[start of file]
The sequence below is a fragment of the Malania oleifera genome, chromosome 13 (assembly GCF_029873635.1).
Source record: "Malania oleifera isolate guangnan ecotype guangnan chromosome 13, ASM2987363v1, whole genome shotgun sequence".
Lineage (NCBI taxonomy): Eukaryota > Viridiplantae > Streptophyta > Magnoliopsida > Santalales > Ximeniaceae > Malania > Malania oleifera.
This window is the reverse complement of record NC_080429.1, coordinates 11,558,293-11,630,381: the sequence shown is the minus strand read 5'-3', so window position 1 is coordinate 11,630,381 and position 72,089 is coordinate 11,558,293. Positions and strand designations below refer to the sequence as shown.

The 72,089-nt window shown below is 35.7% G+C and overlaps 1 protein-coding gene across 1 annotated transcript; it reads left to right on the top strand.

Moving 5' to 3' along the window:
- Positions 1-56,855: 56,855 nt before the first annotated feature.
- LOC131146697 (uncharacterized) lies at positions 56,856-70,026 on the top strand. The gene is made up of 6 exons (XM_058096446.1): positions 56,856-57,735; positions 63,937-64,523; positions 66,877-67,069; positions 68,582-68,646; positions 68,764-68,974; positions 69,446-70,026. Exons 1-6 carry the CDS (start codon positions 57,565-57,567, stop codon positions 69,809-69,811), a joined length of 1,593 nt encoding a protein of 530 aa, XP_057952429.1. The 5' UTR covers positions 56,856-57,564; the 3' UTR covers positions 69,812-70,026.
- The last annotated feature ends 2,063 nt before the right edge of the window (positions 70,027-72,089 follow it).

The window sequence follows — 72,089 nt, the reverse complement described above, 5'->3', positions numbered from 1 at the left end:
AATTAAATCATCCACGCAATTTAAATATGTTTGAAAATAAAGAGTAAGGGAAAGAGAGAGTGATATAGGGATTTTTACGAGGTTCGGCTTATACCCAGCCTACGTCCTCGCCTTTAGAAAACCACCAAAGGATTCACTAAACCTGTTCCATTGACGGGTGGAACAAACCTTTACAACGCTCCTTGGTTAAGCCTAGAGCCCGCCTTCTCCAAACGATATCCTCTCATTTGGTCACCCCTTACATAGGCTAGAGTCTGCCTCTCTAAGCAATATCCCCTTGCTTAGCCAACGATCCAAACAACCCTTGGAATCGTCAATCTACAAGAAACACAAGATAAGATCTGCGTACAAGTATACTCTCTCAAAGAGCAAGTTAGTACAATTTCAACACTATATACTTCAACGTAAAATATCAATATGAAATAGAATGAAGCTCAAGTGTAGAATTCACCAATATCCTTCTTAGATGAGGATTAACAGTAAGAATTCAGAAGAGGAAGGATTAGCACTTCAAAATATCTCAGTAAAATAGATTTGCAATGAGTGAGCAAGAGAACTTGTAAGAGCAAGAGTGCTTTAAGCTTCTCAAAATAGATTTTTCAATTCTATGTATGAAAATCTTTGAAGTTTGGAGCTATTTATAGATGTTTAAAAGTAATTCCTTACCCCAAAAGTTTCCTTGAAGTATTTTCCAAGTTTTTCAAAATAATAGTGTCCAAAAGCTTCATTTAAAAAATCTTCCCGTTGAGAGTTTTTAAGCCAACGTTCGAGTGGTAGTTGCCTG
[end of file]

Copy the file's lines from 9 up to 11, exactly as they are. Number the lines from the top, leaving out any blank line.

- The last annotated feature ends 2,063 nt before the right edge of the window (positions 70,027-72,089 follow it).

The window sequence follows — 72,089 nt, the reverse complement described above, 5'->3', positions numbered from 1 at the left end:
AATTAAATCATCCACGCAATTTAAATATGTTTGAAAATAAAGAGTAAGGGAAAGAGAGAGTGATATAGGGATTTTTACGAGGTTCGGCTTATACCCAGCCTACGTCCTCGCCTTTAGAAAACCACCAAAGGATTCACTAAACCTGTTCCATTGACGGGTGGAACAAACCTTTACAACGCTCCTTGGTTAAGCCTAGAGCCCGCCTTCTCCAAACGATATCCTCTCATTTGGTCACCCCTTACATAGGCTAGAGTCTGCCTCTCTAAGCAATATCCCCTTGCTTAGCCAACGATCCAAACAACCCTTGGAATCGTCAATCTACAAGAAACACAAGATAAGATCTGCGTACAAGTATACTCTCTCAAAGAGCAAGTTAGTACAATTTCAACACTATATACTTCAACGTAAAATATCAATATGAAATAGAATGAAGCTCAAGTGTAGAATTCACCAATATCCTTCTTAGATGAGGATTAACAGTAAGAATTCAGAAGAGGAAGGATTAGCACTTCAAAATATCTCAGTAAAATAGATTTGCAATGAGTGAGCAAGAGAACTTGTAAGAGCAAGAGTGCTTTAAGCTTCTCAAAATAGATTTTTCAATTCTATGTATGAAAATCTTTGAAGTTTGGAGCTATTTATAGATGTTTAAAAGTAATTCCTTACCCCAAAAGTTTCCTTGAAGTATTTTCCAAGTTTTTCAAAATAATAGTGTCCAAAAGCTTCATTTAAAAAATCTTCCCGTTGAGAGTTTTTAAGCCAACGTTCGAGTGGTAGTTGCCTG